Sunday, 9 June 2013

11th Sunday in Ordinary Time - Year C

2 Samuel 12:7-10, 13;  Galatians 2:16, 19-21; Luke 7:36-8:3

There is something disarmingly candid about today’s response to the Psalm: Lord, forgive the wrong I have done. The straightforward simplicity of this humble submission touches the heart of the listener as it would no doubt touch the heart of God: Lord, forgive the wrong I have done.

King David had the same ‘fuss free’ honesty when it came to admitting his grave sin to the prophet Nathan: I have sinned against the Lord. No pretense, no minimisation, no excuses, just: I have sinned against the Lord.

With the same pleasing simplicity the psalm itself declares: I have acknowledged my sins .... I will confess my offence to the Lord.

A pure, simple, straightforward, unassuming, uncomplicated, unconditional, childlike admission of guilt. ‘Lord, I have sinned!’

And the Lord, as in the Gospel today, responds in kind: Your sins are forgiven.

What I am speaking of, what I am describing here, is really the intimate exchange of love which occurs in every good confession: Lord, forgive the wrong I have done – Your sins are forgiven.

So effortless! So efficacious! So life-changing!

To appreciate the wonder of this moment we need to grasp with our spiritual understanding both the horror of mortal sin and the compassion of God. The former deprives us of the divine life, leaving us fit only for hell should we die in its grip; the latter, recognising our contrition, restores us to the friendship of God, reanimating our soul with sanctifying grace and directing our steps once again to the kingdom of heaven. As God spoke to David through the prophet Nathan: You are not to die.

No matter the gravity of the sin, no matter the number of times committed, sincere contrition flies direct to its target like a razor-sharp arrow, traversing in less than an instant the infinite distance between the sinner and his God, and pierces his merciful heart with the accuracy of which only humility is capable.

How good is our God! And how wonderful his mercy and love!

And yet there are those who hold back. They either refuse to recognise their sin as sin, or they fail to trust in the mercy of God. And then, of course, there are those who refuse to acknowledge the role of the priest in the reconciliation process.

It was to Nathan that David declared his guilt – and it was through Nathan that God declared David forgiven. Already here, in the Old Testament, God foreshadows the intermediary roles of his chosen ministers in effecting his saving will.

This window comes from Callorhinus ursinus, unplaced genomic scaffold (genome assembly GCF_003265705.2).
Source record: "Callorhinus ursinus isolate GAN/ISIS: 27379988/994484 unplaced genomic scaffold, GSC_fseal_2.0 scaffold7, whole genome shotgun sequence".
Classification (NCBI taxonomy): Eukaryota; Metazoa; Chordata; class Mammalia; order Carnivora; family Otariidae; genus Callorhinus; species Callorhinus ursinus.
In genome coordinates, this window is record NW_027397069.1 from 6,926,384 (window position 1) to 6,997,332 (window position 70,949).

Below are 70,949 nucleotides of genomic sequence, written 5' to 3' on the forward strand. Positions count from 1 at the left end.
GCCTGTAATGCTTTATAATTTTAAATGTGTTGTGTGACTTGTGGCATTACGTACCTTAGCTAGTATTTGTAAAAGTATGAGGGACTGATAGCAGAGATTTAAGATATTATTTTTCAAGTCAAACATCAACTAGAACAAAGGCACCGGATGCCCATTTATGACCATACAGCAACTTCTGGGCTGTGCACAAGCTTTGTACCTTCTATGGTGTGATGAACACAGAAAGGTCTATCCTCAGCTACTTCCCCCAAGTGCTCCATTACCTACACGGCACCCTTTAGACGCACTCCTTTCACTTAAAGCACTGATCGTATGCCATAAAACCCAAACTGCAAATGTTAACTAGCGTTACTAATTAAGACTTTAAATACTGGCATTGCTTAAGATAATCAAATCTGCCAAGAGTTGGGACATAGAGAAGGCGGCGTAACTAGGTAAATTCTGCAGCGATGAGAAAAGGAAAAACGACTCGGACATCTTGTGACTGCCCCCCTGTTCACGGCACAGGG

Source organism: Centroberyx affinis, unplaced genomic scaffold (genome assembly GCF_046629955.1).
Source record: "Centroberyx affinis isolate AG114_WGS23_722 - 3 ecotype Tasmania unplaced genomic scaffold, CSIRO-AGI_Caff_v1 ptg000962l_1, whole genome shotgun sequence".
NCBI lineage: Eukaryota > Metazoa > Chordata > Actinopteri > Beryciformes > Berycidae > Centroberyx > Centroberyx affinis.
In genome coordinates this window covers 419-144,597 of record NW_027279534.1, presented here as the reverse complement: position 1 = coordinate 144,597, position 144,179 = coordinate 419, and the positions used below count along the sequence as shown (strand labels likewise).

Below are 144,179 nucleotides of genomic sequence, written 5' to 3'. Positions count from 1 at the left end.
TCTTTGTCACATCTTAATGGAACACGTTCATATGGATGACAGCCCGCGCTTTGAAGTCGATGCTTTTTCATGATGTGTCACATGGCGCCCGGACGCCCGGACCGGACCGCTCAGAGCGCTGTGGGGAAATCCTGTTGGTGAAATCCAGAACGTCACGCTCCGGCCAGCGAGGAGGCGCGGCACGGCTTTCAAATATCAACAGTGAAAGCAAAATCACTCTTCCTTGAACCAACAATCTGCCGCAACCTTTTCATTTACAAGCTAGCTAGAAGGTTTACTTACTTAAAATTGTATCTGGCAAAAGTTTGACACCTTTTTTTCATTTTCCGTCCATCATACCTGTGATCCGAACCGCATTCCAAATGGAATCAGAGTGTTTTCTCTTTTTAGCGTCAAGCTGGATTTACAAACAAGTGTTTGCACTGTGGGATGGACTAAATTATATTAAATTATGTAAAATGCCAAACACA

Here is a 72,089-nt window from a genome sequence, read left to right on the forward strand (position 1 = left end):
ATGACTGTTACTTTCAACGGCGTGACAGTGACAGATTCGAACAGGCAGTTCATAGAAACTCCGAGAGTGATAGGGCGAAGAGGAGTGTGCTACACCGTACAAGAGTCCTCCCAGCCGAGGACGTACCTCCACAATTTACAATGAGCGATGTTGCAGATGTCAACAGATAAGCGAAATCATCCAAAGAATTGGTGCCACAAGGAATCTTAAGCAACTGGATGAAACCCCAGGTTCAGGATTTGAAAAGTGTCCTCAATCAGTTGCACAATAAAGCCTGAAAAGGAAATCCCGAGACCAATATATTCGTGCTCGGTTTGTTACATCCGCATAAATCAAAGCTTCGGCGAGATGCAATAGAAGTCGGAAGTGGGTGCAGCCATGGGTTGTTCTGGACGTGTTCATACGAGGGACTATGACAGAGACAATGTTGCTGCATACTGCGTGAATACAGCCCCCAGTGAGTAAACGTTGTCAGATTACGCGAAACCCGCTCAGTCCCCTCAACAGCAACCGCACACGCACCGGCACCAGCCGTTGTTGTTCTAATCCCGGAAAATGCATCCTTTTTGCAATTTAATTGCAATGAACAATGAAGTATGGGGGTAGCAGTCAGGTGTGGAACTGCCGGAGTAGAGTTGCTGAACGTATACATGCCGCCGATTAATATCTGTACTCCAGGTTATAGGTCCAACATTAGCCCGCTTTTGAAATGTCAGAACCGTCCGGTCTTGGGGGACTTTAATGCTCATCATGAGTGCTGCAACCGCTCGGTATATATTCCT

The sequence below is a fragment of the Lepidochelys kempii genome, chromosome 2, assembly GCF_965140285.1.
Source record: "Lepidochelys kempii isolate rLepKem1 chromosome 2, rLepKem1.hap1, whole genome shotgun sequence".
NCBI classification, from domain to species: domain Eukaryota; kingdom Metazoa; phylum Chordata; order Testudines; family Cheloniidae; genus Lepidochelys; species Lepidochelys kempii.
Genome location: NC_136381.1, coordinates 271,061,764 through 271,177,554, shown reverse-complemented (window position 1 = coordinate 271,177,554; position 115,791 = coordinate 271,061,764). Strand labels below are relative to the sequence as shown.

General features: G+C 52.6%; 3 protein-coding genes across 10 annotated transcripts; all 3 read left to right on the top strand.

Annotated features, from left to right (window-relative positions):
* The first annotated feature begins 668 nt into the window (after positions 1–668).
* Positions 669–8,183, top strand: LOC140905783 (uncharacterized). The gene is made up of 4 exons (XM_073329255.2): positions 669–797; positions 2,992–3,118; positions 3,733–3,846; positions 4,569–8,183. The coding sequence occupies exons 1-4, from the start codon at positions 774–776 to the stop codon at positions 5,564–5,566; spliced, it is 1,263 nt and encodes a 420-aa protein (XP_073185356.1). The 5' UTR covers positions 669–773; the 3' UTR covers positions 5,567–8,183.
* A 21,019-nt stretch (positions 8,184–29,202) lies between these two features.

My own experience has been that those who decry most loudly the need to confess to a priest often have some sin(s) they are deeply ashamed of and which they cannot bring themselves to confess. Fulton Sheen, a braver man than I, and acting in response to a deep pastoral understanding, asked one such person how many abortions she had had. Then it all came out. She bravely and fully confessed her sins and was, at the same time, healed of her self-deception that confessing to a priest was not necessary.

If you are one of these people, clinging to a sin because you are too embarrassed to confess it – and dealing with that embarrassment by denying that it is a sin – I can only offer you the example of the spontaneous honesty of King David, who when Nathan told him his sin, immediately cried out: I have sinned against the Lord. His acknowledgment was his confession and Nathan, without delay, replied: The Lord ... forgives your sin; you are not to die.

What follows this beautiful moment of reconciliation, though it is not mentioned in our short reading, is that Nathan, still speaking on behalf of God, inflicts a punishment on King David. Though his sin is forgiven it still has consequences which must be redressed. I may be forgiven for stealing but I still have to give the money back, or perform some other penance. Every sin has Purgatory attached!

David cannot avoid the consequences of his sin and they are serious and, by the way, they involve the whole community. He humbly submits and soon the whole affair is done with.

No wonder David was a man ‘after God’s own heart’. It is not so much the sins we commit – it is the sincerity and humility with which we acknowledge them, repent, confess, do penance – and, in the forgiveness of God, move on.

I cannot conclude this reflection without pointing out the incredible paradox that love grows in direct proportion to our willingness to be forgiven. David’s love for God was as great as the number of times he humbly acknowledged his sins and accepted God's loving mercy. Of the woman who washed his feet with her tears Jesus said: Her sins, her many sins, must have been forgiven her, or she would not have shown such great love.

Can you see now what those who refuse to own up to their sin, or who refuse to confess it in the way God wants them to confess it, are missing out on? Nothing less than an opportunity to grow in the love they so much desire.

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